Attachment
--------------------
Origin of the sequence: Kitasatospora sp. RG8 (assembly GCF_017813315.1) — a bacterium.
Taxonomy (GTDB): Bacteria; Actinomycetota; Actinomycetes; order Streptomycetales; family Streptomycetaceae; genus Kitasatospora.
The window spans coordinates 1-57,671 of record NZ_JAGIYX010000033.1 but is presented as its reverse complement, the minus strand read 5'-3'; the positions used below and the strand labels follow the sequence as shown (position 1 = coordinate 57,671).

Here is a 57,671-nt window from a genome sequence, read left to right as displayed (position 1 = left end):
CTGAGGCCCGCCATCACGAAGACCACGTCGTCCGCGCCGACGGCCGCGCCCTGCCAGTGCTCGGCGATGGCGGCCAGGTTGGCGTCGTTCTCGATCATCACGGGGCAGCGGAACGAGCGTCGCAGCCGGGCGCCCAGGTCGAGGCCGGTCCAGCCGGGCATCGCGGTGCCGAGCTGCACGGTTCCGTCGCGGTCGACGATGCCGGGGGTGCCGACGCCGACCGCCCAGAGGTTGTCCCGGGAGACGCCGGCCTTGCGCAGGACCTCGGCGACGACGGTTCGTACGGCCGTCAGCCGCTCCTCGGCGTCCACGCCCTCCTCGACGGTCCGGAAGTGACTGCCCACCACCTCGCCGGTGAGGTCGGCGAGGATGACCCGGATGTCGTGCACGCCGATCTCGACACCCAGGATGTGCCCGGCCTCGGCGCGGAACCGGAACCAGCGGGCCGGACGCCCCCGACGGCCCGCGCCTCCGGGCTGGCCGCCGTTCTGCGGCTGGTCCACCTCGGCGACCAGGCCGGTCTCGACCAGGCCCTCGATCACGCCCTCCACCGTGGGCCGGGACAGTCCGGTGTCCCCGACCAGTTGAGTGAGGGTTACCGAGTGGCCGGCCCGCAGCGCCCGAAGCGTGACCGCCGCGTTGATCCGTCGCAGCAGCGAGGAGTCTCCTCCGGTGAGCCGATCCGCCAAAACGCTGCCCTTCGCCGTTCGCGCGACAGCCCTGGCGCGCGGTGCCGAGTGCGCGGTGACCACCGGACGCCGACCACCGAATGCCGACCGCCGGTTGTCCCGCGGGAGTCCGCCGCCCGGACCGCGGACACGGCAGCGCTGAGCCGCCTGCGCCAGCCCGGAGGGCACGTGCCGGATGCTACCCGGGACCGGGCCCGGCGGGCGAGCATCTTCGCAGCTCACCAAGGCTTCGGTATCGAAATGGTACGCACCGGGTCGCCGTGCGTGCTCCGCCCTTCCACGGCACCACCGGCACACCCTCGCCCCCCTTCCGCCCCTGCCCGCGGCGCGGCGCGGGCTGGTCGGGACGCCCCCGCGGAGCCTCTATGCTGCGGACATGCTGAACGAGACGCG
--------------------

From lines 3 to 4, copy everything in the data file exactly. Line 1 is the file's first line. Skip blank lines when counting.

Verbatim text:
The window spans coordinates 1-57,671 of record NZ_JAGIYX010000033.1 but is presented as its reverse complement, the minus strand read 5'-3'; the positions used below and the strand labels follow the sequence as shown (position 1 = coordinate 57,671).

Here is a 57,671-nt window from a genome sequence, read left to right as displayed (position 1 = left end):